The pictures have been made available on the photo-sharing site Flickr under The Commons program which aims to increase access to publicly-held photography collections, and provide a way for the general public to contribute information and knowledge.

The Hartlepool Museum collection has no known copyright restrictions.


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October 30 2010

10 best British war artworks

Broadcaster Jon Snow picks his favourite artistic interpretations of war

1 Jeremy Deller It Is What It Is (2009)

Deller towed this Baghdad taxi round America, provoking debate wherever he went. It was blown up on a Baghdad street dominated by bookshops and it was no accident that the car bombers chose that particular street; they devastated what the insurgents regarded as a hub of decadent western culture. Deller spent six months, accompanied by an Iraqi refugee and a GI, stopping in towns and cities across the US, connecting Americans with the Iraq war. Having starred in the Contemporary Art Museum in Chicago, the taxi has finally arrived in pole position at London's Imperial War Museum.

2 John Piper Interior of Coventry Cathedral (1940)

Piper concentrated on this emblematic casualty of the second world war. The scene he paints in savage technicolour "the morning after the Blitz" stands almost unaltered today. Coventry took the full impact of the German reprisal for the allied bombing of Germany. Along with the loss of life, this was the overnight destruction of a religious icon, a cathedral that had survived the elements for more than half a millennium. Piper was young enough to play a role in the decoration of the Basil Spence building that rose from the ashes.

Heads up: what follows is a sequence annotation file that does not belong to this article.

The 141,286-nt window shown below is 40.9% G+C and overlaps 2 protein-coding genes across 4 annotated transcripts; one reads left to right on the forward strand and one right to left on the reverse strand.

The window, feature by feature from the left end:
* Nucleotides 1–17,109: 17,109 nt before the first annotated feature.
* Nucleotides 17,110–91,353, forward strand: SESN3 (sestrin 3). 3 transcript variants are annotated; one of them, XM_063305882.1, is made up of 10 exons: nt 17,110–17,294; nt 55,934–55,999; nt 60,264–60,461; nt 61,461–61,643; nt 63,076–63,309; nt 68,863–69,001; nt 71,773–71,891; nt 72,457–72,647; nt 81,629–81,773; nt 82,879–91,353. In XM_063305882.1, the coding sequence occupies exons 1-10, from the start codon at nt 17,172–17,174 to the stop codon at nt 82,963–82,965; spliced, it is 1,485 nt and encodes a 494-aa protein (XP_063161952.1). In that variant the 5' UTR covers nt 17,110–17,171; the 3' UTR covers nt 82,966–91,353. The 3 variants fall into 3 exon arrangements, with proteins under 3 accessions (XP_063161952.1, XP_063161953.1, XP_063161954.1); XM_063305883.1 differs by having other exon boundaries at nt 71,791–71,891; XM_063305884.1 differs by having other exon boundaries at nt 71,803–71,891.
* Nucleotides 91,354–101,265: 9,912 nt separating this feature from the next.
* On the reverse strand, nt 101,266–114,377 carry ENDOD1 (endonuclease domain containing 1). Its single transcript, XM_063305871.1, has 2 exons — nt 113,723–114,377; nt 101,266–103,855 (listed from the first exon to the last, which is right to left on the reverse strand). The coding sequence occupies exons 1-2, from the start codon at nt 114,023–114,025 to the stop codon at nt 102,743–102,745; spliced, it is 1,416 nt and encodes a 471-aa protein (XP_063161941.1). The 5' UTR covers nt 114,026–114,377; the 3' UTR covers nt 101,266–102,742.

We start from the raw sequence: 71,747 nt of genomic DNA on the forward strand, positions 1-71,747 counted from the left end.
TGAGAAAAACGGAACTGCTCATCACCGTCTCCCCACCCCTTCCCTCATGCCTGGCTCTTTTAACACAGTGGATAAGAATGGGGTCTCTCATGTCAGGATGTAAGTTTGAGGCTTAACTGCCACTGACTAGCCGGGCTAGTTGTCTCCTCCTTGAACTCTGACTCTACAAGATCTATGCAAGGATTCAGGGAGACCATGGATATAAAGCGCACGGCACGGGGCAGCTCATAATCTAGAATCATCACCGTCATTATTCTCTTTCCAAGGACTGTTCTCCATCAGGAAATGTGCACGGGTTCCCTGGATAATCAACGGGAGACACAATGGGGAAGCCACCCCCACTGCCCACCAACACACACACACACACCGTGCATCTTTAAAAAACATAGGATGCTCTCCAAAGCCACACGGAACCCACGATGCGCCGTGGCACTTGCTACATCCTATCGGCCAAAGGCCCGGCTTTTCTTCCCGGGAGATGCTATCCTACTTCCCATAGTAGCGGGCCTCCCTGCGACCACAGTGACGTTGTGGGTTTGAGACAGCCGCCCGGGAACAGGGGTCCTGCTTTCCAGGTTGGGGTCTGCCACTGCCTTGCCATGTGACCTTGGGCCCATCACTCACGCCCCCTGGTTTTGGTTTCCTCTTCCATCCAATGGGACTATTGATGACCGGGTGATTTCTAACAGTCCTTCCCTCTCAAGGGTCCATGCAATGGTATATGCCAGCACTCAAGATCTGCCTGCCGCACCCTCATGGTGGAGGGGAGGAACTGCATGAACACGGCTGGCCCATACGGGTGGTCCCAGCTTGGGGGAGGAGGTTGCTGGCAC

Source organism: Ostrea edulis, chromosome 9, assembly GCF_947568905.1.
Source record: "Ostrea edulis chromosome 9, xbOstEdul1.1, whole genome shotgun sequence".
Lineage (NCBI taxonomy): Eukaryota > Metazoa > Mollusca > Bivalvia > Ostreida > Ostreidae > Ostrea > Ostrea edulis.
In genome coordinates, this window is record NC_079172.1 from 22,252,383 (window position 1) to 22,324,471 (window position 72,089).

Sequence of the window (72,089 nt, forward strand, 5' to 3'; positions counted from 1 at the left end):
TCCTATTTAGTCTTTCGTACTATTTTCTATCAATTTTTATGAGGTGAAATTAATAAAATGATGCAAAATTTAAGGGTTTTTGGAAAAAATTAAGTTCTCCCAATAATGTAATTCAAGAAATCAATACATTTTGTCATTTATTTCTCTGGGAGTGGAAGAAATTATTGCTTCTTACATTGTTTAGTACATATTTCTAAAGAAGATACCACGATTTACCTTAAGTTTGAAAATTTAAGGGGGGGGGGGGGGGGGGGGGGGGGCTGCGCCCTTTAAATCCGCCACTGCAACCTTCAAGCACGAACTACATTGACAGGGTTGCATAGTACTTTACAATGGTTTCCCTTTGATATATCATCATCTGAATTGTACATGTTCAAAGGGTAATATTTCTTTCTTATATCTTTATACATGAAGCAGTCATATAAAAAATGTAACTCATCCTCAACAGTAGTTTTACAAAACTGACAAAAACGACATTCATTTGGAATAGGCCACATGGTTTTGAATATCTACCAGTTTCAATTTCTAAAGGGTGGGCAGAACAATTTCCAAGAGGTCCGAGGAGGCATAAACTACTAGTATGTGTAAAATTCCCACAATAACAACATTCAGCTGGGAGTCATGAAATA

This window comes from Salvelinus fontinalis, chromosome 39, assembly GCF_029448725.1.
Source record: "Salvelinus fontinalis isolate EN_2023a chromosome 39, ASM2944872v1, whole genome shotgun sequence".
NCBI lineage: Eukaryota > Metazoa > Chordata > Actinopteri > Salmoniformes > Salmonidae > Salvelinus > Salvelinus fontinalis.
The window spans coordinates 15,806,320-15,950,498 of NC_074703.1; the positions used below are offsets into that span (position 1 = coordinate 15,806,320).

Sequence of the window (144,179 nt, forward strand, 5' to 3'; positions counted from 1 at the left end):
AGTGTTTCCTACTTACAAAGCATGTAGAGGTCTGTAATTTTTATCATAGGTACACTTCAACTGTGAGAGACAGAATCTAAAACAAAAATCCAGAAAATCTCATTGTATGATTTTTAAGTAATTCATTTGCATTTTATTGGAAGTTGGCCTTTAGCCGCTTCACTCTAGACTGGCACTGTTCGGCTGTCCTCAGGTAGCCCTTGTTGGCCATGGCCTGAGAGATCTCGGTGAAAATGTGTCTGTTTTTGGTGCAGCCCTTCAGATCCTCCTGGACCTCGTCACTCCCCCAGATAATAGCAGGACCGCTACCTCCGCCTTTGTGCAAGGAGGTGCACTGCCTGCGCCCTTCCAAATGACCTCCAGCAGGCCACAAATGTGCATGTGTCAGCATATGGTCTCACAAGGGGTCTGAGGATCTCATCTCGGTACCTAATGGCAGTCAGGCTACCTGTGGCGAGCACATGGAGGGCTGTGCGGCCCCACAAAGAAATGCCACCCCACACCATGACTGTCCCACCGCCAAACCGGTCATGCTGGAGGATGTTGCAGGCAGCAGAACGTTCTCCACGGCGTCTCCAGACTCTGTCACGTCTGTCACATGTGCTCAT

3 Percy Wyndham Lewis A Battery Shelled (1919)

Only by executing this painting after the first world war's end did Wyndham Lewis get away with it. Richard Nevinson had already been censored for his attempt to depict the true human cost of war by showing two dead Tommies lying unburied above a trench. Lewis deploys the remnants of both cubism and futurism in his portrayal of the devastation of targeted attack. He had served in the artillery in 1916 and so had first-hand knowledge of his subject matter. He shows a dead gunner being buried following an attack on an artillery battery.